Social media apps like LinkedIn have become human hacking tools

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Hackers no longer rely solely on email when trying to infiltrate your organization. Social media, including LinkedIn, has become the new preferred method of attack for these criminals.

This year, Google’s Threat Analysis Group (TAG) discovered large-scale cyberattack originating in North Korea. The cyberattack used fake blogs, fake email accounts, and even several different fake profiles on social media platforms like LinkedIn. Hackers create fake profiles designed to deceive their victims. Once they identify a target, they will start adding the potential victim’s friends and colleagues. They then “like” and comment on the content shared by the victim’s friends to create the illusion of being a real person. Once they have created an activity and connection log, they will then send a connection request to the target. Activity logs and mutual connections create a false sense of security for the victim, which makes them more likely to participate in the phishing attack.

The new landscape of phishing threats
The phishing paradigm has changed, and this new level of sophistication, speed and attention to detail is what we call Phishing 2.0. Users are now operating via mobile, email and the web. These hackers are tackling the surface of human attacks with new types of phishing and social engineering programs to deliver a wider variety of phishing payloads. These phishing attacks use multiple tactics and speed to evade traditional defenses that rely on domain reputation and blacklists. While ID theft remains popular, there are new multi-vector phishing attacks that exploit web, SMS, social, search, and collaboration tools. Phishing is now just as prevalent in text messages, social media, ads, search engines, browser extensions, and chat apps. Payloads include malicious browsers, scareware, fake virus alerts, bank fraud, and more. HTML phishing can be delivered directly to browsers and applications, bypassing infrastructure (SEG, NGAV, AEP) and bypassing methods of URL inspection and domain reputation analysis. In doing so, they can bypass traditional defenses with a success rate of over 80%.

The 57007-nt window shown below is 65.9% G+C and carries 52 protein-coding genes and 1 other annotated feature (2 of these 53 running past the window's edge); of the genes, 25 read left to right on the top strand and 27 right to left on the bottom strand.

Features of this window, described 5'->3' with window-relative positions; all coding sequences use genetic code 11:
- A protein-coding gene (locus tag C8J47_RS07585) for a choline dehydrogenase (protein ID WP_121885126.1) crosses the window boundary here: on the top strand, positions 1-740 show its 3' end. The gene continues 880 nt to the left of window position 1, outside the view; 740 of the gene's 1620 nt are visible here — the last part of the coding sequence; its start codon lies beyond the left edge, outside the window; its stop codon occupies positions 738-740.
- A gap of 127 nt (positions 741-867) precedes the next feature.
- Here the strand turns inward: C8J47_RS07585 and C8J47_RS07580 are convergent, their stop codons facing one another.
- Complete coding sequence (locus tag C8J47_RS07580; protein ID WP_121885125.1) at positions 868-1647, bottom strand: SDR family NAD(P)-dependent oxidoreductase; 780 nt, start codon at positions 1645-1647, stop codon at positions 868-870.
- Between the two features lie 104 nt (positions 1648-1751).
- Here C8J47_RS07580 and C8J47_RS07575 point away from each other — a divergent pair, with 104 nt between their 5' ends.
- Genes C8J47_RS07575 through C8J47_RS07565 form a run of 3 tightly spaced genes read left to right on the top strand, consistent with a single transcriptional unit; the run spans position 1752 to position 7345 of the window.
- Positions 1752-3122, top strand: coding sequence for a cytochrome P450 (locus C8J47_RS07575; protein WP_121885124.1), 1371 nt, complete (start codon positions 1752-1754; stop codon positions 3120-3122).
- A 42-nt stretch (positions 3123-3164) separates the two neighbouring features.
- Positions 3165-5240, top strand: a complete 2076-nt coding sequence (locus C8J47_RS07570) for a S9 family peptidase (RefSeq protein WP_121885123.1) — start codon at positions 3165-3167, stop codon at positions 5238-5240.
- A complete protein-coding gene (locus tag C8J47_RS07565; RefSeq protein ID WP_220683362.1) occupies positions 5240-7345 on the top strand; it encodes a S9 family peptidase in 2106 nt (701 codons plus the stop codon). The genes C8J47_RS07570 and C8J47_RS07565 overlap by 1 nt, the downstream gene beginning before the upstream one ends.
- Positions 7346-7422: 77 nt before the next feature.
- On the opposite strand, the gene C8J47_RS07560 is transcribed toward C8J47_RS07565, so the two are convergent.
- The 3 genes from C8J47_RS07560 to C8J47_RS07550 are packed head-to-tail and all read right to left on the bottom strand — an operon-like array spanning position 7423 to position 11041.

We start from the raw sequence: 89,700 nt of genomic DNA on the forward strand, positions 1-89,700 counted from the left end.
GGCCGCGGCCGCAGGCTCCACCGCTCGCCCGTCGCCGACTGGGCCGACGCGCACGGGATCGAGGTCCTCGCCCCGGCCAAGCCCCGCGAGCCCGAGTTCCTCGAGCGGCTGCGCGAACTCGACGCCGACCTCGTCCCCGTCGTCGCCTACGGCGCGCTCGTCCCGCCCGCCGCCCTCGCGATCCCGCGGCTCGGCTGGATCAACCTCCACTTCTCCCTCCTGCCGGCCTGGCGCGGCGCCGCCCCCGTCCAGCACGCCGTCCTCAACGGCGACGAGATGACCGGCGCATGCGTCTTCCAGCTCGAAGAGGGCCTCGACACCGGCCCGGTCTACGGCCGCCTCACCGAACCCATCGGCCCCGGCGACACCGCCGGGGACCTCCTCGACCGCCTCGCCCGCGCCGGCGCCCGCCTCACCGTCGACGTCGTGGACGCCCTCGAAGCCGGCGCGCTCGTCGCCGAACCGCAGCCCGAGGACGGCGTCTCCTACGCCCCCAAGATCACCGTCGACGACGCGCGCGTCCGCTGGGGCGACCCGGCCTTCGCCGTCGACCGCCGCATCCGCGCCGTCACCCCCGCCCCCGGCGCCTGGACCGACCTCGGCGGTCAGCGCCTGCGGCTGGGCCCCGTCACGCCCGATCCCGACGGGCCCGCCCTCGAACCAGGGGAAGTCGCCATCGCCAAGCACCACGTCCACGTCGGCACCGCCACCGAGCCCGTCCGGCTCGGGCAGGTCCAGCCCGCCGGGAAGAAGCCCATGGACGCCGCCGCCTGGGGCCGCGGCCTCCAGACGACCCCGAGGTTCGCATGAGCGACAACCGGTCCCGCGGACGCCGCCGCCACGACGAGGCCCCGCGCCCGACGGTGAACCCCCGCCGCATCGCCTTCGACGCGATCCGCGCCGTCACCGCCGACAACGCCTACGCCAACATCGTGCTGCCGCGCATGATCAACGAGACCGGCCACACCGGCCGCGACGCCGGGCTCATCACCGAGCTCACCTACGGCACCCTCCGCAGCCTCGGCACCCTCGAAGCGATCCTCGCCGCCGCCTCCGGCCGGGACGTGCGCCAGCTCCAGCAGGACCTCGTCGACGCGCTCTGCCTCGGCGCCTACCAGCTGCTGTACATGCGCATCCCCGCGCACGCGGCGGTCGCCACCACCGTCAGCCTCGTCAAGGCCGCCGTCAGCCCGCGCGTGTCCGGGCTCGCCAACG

These new types of attacks that come from an employee’s personal communication line, like texting or LinkedIn, can’t be stopped unless you interact with the threat to the point of clicking on a device. These attacks cannot be stopped through an email API or in a Web / SASE proxy solution. Indeed, the personal traffic of a user does not generally pass through these solutions in a remote work scenario.

SlashNext stops phishing
Only SlashNext can stop human hacking across all your digital communication channels. This includes these new types of phishing attacks on a mobile device or the user’s web browser. Our phishing protection is backed by our Session Emulation and Environment Reconnaissance (SEER) ™ threat detection technology and real-time phishing threat intelligence. Our AI phishing defense cloud, which performs dynamic and runtime analysis on billions of URLs daily through virtual browsers, machine learning, and Natural Language Processing (NLP), provides users and IT security teams bring a new level of protection against phishing and social networks. engineering attacks. Whether it’s bogus login pages aimed at stealing user credentials or other social engineering attacks designed to deceive users, we can block these sites and protect users from phishing on any site. browser, any device and any operating system. https://www.slashnext.com/technology/

The post office Social media apps like LinkedIn have become human hacking tools first appeared on SlashNext.

*** This is a Syndicated Security Bloggers Network blog by SlashNext written by Austin Piazza. Read the original post on: https://www.slashnext.com/blog/social-media-apps-like-linkedin-have-become-tools-for-human-hacking/


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